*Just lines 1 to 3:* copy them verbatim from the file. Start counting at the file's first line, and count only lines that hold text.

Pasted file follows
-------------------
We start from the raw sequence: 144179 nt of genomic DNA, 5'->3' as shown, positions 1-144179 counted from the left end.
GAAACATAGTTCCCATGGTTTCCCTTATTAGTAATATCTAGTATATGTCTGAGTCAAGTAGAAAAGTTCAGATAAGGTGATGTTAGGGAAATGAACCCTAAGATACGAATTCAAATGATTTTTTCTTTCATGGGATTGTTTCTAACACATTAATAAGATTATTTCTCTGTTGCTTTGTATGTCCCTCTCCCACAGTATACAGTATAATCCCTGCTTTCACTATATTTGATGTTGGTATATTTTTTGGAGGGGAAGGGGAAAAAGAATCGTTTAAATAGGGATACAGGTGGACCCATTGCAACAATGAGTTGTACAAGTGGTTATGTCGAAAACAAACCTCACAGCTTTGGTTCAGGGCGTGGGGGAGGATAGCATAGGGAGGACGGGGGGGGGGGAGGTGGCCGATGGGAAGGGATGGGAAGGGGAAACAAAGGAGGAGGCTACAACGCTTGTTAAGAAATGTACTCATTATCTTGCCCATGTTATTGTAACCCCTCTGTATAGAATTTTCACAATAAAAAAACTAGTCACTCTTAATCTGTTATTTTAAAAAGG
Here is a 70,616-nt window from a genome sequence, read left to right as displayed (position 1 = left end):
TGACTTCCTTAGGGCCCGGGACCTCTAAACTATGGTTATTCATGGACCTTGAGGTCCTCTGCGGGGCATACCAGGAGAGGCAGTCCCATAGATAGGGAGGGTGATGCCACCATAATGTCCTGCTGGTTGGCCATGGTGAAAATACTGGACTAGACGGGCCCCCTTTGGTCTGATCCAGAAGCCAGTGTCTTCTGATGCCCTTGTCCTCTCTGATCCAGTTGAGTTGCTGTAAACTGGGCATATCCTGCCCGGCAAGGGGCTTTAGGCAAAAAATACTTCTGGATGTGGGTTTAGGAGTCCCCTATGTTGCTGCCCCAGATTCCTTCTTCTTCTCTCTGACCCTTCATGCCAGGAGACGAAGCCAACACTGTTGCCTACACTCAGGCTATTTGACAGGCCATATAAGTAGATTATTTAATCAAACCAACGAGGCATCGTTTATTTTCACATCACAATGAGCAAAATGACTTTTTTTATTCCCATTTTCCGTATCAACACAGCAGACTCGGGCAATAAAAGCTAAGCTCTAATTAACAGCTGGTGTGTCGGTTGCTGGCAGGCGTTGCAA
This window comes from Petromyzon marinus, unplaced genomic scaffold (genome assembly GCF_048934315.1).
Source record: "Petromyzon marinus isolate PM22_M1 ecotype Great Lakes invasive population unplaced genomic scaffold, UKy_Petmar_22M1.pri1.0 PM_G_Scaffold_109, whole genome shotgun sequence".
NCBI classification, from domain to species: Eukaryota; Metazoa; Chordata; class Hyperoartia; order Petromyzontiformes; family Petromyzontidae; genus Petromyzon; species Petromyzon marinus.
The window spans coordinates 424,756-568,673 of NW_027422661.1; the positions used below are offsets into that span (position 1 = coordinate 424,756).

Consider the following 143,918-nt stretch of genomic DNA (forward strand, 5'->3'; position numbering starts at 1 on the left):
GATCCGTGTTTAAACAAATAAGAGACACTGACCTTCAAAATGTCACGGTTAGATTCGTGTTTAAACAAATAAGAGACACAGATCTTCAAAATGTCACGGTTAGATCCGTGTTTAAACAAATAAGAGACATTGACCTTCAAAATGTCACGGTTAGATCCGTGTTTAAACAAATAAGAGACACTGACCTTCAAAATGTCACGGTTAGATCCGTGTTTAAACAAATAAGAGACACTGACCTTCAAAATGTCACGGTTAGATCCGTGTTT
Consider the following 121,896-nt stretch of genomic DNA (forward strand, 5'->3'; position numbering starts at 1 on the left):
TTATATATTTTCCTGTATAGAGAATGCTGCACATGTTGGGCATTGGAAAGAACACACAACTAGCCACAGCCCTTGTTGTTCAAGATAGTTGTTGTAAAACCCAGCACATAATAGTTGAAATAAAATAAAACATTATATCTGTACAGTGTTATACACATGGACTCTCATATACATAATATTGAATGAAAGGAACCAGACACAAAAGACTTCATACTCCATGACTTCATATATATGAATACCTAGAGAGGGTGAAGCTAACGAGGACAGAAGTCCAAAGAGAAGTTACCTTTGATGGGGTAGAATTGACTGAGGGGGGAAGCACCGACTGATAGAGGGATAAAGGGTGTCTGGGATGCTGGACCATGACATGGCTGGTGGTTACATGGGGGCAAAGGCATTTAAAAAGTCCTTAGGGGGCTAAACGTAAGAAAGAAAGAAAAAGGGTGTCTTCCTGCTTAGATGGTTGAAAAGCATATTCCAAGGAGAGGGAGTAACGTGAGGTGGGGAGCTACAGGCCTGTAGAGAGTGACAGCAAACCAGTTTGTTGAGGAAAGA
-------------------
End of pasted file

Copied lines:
We start from the raw sequence: 144179 nt of genomic DNA, 5'->3' as shown, positions 1-144179 counted from the left end.
GAAACATAGTTCCCATGGTTTCCCTTATTAGTAATATCTAGTATATGTCTGAGTCAAGTAGAAAAGTTCAGATAAGGTGATGTTAGGGAAATGAACCCTAAGATACGAATTCAAATGATTTTTTCTTTCATGGGATTGTTTCTAACACATTAATAAGATTATTTCTCTGTTGCTTTGTATGTCCCTCTCCCACAGTATACAGTATAATCCCTGCTTTCACTATATTTGATGTTGGTATATTTTTTGGAGGGGAAGGGGAAAAAGAATCGTTTAAATAGGGATACAGGTGGACCCATTGCAACAATGAGTTGTACAAGTGGTTATGTCGAAAACAAACCTCACAGCTTTGGTTCAGGGCGTGGGGGAGGATAGCATAGGGAGGACGGGGGGGGGGGAGGTGGCCGATGGGAAGGGATGGGAAGGGGAAACAAAGGAGGAGGCTACAACGCTTGTTAAGAAATGTACTCATTATCTTGCCCATGTTATTGTAACCCCTCTGTATAGAATTTTCACAATAAAAAAACTAGTCACTCTTAATCTGTTATTTTAAAAAGG
Here is a 70,616-nt window from a genome sequence, read left to right as displayed (position 1 = left end):